The Strictly Come Dancing judge used a variety of records available on Findmypast to investigate two family mysteries in this week's WDYTYA?

Shirley began by tracing the life of her maternal great-grandmother, Clara Eccles. After quizzing her mother, Shirley learnt that the version of Clara's life that had been passed down was of a "feckless party girl" who had abandoned her children and left her poor husband to die of a broken heart. As is often the case with family history research, the truth turned out to be far more complicated.

Just like many a researcher before her, Shirley's journey began with a marriage certificate that revealed Clara had married a man named George Sutton in 1903. Marriage certificates list the full names of both the bride and groom along with the names of their parents and are one of the essential building blocks for starting a family tree. Certificates can be ordered from the gov.uk website for a minimal fee using the details captured by our collection of England & Wales civil registration records.

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Shirley's initial research led to a surprising discovery as it was revealed it was actually George who had left the family. George moved in with his mother long before Clara headed for America and the 1911 census showed her living separately from her husband at 31 Shaw Street in Hoylake on the Wirral.

Clara listed as a Shopkeeper living along with her children and sister in the 1911 census

Further records revealed George was not a well man and spent significant amounts of time in hospital before dying of cancer in 1916. His will, which can be found in our collection of Cheshire Wills & Probate records, completely cut Clara out, leaving everything to George's mother who went on to raise the couple's three children.

George Sutton's will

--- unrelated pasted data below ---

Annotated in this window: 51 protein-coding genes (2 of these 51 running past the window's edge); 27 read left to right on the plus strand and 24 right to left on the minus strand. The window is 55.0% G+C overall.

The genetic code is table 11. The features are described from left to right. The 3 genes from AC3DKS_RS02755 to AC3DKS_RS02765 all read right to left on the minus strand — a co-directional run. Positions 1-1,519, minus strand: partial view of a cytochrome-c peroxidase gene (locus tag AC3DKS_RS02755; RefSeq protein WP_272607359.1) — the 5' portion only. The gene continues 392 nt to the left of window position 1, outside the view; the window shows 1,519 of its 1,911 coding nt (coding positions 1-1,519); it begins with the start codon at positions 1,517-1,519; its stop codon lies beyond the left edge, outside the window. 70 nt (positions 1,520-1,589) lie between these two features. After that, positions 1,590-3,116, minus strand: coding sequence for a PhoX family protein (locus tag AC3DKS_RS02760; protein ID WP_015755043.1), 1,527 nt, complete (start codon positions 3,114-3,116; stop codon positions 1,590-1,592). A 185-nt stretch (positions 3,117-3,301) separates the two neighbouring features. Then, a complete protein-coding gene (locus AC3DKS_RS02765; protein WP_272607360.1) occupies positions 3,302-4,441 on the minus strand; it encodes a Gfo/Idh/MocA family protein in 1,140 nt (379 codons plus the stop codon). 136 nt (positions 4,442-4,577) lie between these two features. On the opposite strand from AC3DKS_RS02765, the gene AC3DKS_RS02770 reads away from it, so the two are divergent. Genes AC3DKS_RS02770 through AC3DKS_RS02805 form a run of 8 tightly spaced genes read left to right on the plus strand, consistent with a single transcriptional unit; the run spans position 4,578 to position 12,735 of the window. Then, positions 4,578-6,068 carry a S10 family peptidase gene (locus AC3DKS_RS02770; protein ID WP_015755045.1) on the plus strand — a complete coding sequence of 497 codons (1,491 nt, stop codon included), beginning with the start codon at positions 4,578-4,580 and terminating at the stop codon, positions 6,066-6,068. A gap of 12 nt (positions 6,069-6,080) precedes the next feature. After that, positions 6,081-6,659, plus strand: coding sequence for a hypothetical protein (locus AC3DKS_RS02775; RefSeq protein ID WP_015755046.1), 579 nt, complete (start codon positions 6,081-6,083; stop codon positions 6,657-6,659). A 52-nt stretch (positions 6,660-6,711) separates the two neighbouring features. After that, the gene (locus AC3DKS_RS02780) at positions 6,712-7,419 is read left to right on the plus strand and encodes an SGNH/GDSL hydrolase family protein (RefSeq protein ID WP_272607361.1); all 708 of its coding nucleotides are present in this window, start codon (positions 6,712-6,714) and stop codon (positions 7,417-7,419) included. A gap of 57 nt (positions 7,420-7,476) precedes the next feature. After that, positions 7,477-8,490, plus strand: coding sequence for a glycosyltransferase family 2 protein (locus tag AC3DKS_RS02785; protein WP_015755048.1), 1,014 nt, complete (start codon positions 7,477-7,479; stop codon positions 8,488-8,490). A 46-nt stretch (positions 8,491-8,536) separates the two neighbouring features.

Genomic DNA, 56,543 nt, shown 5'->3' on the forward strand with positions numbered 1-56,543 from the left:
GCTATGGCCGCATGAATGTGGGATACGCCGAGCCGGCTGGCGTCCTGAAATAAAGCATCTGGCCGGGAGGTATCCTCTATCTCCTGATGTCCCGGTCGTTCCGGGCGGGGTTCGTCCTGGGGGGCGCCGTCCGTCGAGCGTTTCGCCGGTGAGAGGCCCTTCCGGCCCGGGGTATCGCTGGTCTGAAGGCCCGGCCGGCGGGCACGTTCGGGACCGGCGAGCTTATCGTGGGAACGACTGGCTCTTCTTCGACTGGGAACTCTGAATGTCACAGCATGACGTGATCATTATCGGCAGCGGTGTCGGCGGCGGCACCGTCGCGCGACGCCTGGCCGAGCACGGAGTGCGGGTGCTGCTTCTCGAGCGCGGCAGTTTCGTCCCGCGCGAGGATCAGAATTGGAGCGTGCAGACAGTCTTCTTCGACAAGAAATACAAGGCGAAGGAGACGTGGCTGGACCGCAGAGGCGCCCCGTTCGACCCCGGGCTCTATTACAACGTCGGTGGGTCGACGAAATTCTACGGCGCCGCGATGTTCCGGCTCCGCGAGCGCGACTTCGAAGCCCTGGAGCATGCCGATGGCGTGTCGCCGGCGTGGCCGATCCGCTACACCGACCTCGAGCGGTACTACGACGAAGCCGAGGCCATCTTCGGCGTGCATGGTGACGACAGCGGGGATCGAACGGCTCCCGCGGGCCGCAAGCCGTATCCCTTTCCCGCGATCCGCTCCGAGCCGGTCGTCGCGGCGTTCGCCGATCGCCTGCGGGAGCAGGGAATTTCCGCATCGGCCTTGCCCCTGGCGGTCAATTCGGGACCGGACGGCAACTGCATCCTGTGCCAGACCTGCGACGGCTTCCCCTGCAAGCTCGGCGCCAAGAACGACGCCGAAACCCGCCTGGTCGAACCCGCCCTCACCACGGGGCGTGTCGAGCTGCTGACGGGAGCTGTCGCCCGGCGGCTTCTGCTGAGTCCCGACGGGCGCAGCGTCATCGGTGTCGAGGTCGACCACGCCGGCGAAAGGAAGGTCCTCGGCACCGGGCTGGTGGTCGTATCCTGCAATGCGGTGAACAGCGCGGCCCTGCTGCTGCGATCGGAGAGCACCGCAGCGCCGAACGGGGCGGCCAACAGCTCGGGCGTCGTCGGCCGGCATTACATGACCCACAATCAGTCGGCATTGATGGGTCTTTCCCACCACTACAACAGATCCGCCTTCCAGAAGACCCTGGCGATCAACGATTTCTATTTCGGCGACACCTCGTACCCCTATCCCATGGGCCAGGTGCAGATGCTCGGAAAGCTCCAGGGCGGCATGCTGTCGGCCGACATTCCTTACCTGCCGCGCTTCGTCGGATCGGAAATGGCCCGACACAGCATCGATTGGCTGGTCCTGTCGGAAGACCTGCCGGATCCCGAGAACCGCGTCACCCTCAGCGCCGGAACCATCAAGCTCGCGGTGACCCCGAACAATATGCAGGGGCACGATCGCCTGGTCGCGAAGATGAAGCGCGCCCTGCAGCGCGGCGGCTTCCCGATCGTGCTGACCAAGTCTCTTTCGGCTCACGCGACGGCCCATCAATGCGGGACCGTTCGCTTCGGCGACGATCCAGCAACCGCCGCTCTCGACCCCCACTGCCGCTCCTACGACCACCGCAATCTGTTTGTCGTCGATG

But what did Clara do next? To find out, Shirley returned to the marriage registers and found yet another certificate that led to more revelations about Clara's life. As it turned out, Clara had not fled to the United States to escape an unhappy marriage. She had actually traveled there as a married woman after remarrying as a widow in 1919 to a man named Arthur Spiddle.

Arthur and Clara setting sail for the United States – found in our Collection of Passenger Lists leaving the UK

Sadly, the new life Clara found in America was not a happy one. Arthur was an abusive drunk who hospitalised his wife on numerous occasions. Clara eventually divorced Arthur after he gave her syphilis and spent the next 17 years in various institutions as the disease ravaged her brain, dying in 1947 as a result of syphilis induced progressive dementia.

Clara living alone in the 1940 US census

Shirley's discoveries shed an entirely new light on Clara's troubled life and left the star in tears. She left feeling a deep connection to her unfortunate ancestor who had been so unfairly tarnished by family lore, sharing "I'll carry this with me now for a long, long time. Clara holds a special place in my heart."

Shirley spent the next half of the episode investigating her father's side of the family. With information supplied by her aunt and the 1911 census, she discovered that her great grandfather, George Rich, was born in Cape Town. She then headed south to explore a variety of unusual South African records.

George Rich in the 1911 census

If you think your British ancestors may have crossed the Atlantic in search of a new life, be sure to search our British and Irish roots collection. This unique collection, handpicked by Findmypast's in-house experts, brings together 98 million records that identify a British or Irish emigrant, including passenger lists, census records, naturalization applications, and draft registrations, vital records and much more.

Search for your British & Irish ancestors in the United States